OR WAIT null SECS
Risk management in obstetrics and gynecology addresses D&C, negligence in removing ovary, prevention of premature delivery
Patient fails to follow up on pathology report after D&C
The woman sued the physicians and hospital, claiming that she did not receive appropriate follow-up after the first D&C and that she suffered an infection from carrying the tissue for more than 8 weeks, damaged fallopian tubes, and compromised blood flow to the uterine wall that has prevented implantation through in vitro fertilization.
LEGAL PERSPECTIVE One of the most damaging scenarios in all of medical malpractice defense is that of the "dueling defendants." Once jurors see defendants blaming each other for some action or inaction, they assume that something was done negligently or else the defendants would not be pointing fingers at each other. Even if the claimed action or inaction was not below the standard of care and/or was not in any way related to the claimed injury, these cases most often are settled. The jurors often cannot see past the dueling defendants, and even if there was no negligence in the care, the defense cannot afford to take the chance on a huge jury verdict.
Some situations lend themselves to later becoming a dueling defendant scenario, including any care that is not consistent between caregivers in the documentation, phone calls between caregivers in which the content is not recorded, lack of documentation of follow-up on lab reports, deviation from policy and procedures without documenting rationale, and anything that can later lead to different individual recollections of a particular event. In this case, if the hospital had had documentation of reports being sent and/or the physicians had documented reviewing the pathology report and follow-up recommended to the patient, they may not have found themselves in the blaming game. If, however, there had been a lapse in reporting, documentation, or follow-up, it may have been better to settle the case for a reasonable amount and not be subjected to perhaps a large jury verdict after seeing the dueling defendants.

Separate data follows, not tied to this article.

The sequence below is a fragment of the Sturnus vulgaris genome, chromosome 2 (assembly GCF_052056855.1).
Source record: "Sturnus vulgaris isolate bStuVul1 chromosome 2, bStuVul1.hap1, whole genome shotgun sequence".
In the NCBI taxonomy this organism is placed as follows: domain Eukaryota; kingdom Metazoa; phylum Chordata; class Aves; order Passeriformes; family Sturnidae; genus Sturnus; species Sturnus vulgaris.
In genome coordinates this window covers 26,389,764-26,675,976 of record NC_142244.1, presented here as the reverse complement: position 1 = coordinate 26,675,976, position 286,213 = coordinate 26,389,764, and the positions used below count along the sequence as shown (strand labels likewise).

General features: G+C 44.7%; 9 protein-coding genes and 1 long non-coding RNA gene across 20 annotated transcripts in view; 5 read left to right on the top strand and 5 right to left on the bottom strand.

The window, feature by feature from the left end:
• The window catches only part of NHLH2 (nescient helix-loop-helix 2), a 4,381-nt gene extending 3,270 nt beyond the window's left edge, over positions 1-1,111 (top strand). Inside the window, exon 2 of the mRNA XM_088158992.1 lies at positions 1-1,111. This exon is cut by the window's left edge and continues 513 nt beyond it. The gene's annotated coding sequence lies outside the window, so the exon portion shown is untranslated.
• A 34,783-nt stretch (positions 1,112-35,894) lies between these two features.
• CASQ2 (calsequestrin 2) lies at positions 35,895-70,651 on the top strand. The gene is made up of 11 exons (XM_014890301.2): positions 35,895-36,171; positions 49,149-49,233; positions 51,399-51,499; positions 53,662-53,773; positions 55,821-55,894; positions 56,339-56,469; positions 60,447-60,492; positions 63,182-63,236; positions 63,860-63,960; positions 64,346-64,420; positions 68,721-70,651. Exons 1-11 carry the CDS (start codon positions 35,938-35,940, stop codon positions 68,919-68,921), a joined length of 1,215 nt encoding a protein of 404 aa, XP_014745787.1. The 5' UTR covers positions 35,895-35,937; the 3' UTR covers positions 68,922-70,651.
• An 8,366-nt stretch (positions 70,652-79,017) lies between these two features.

Claim of negligence in removing patient's only ovary
A 33-YEAR-OLD TEXAS WOMAN underwent removal of her right ovary in 2003 because of a painful cyst. The procedure was performed by her gynecologist, and during the procedure, the physician examined the left side and found some adhesions. Lysis of the adhesions revealed that the patient had no left ovary or fallopian tube. The patient was thus rendered sterile and surgically menopausal.
The woman sued and alleged lack of informed consent, negligence in failing to check for a left ovary before removing the right ovary, and negligence in removing the ovary rather than performing a cystectomy.
The gynecologist claimed that the right ovary required removal regardless of the lack of a left one. A defense verdict was returned for the gynecologist.
Sponges allegedly left in vagina after delivery
AN OHIO WOMAN in her 30s went to the hospital for a normal vaginal delivery. She returned several days later to the hospital complaining of a foul odor, discharge, and increased bleeding. The patient claimed that a resident had removed 3 sponges from her vagina during an examination at her postpartum visit and that the sponges had been left from her delivery. The woman sued the obstetrician and hospital and claimed that the sponges had caused an infection.
The defense claimed that there was no evidence in the resident's notes that any sponges had been removed during the postpartum examination, and a defense verdict was returned.